We remark that some protocols in [3] for directed graphs can be easily extended to undirected graphs with designated initial states under global fairness (see Table 1). Concretely, graph class identification protocols for directed lines, directed rings, and directed stars can be easily extended to protocols for undirected lines, undirected rings, and undirected stars, respectively. In addition, the graph class identification protocol for bipartite graphs can be deduced from the protocol that decides whether a given graph contains a directed cycle of odd length. This is because, if we replace each edge of an undirected non-bipartite graph with two opposite directed edges, the directed non-bipartite graph always contains a directed cycle of odd length. On the other hand, the graph class identification protocol for directed trees cannot work for undirected trees because the protocol uses a property of directed trees such that in-degree (resp., out-degree) of each agent is at most one on an out-directed tree (resp., an in-directed tree). Note that agents can identify trees if they understand the graph contains no cycle. However, the graph class identification protocol for graphs containing a directed cycle in directed graphs cannot be used to identify a (simple) cycle in undirected graphs. This is because, if we replace an undirected edge with two opposite directed edges, the two directed edges compose a directed cycle.

Our Contributions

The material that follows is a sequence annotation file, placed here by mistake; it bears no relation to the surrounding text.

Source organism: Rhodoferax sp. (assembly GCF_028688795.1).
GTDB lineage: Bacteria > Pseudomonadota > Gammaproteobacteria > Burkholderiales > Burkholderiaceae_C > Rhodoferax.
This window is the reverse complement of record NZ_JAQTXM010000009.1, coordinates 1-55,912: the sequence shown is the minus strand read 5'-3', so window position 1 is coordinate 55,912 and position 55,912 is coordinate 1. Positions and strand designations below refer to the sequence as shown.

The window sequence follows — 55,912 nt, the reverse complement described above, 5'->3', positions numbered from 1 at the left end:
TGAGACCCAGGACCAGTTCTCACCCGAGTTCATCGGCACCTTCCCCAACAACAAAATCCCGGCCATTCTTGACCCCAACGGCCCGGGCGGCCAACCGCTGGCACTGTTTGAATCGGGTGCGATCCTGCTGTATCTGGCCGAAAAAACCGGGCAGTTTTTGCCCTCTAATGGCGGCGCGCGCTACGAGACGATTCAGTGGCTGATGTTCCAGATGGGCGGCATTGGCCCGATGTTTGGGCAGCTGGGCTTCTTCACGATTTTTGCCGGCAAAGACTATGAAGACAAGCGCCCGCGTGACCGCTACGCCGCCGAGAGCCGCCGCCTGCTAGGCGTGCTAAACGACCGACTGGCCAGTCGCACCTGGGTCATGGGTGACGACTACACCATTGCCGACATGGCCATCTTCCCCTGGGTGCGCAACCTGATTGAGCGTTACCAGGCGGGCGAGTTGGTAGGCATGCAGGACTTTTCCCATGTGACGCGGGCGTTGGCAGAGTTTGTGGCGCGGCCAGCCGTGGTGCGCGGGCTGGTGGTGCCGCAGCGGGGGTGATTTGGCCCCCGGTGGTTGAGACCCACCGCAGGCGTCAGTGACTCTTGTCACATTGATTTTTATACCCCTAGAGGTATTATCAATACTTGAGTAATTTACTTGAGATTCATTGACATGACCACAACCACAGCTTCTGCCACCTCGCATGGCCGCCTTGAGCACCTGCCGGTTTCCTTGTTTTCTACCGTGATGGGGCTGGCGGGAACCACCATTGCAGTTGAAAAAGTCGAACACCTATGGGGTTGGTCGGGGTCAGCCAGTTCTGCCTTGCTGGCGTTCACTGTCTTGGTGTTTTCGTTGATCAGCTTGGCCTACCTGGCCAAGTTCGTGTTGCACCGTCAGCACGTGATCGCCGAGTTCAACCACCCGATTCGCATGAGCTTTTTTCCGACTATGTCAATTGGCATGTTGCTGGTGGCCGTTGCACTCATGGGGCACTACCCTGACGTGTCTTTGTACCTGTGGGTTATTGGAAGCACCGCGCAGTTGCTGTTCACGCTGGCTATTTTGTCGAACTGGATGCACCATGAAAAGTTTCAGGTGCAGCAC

In this paper, we clarify the computability of graph class identification problems for undirected graphs under various assumptions. A summary of our results is given in Table 1. We propose a graph class identification protocol for trees with designated initial states under global fairness. This protocol works with constant number of states even if no initial knowledge is given. Moreover, under global fairness, we also propose a graph class identification protocol for -regular graphs with designated initial states. On the other hand, under weak fairness, we show that there exists no graph class identification protocol for lines, rings, -regular graphs, stars, trees, or bipartite graphs even if the upper bound of the number of agents is given. Moreover, in the case where the number of agents is given, we propose a graph class identification protocol for stars and prove that there exists no graph class identification protocol for lines, rings, -regular graphs, trees, or bipartite graphs. With arbitrary initial states, we prove that there is no protocol for lines, rings, -regular graphs, stars, trees, or bipartite graphs.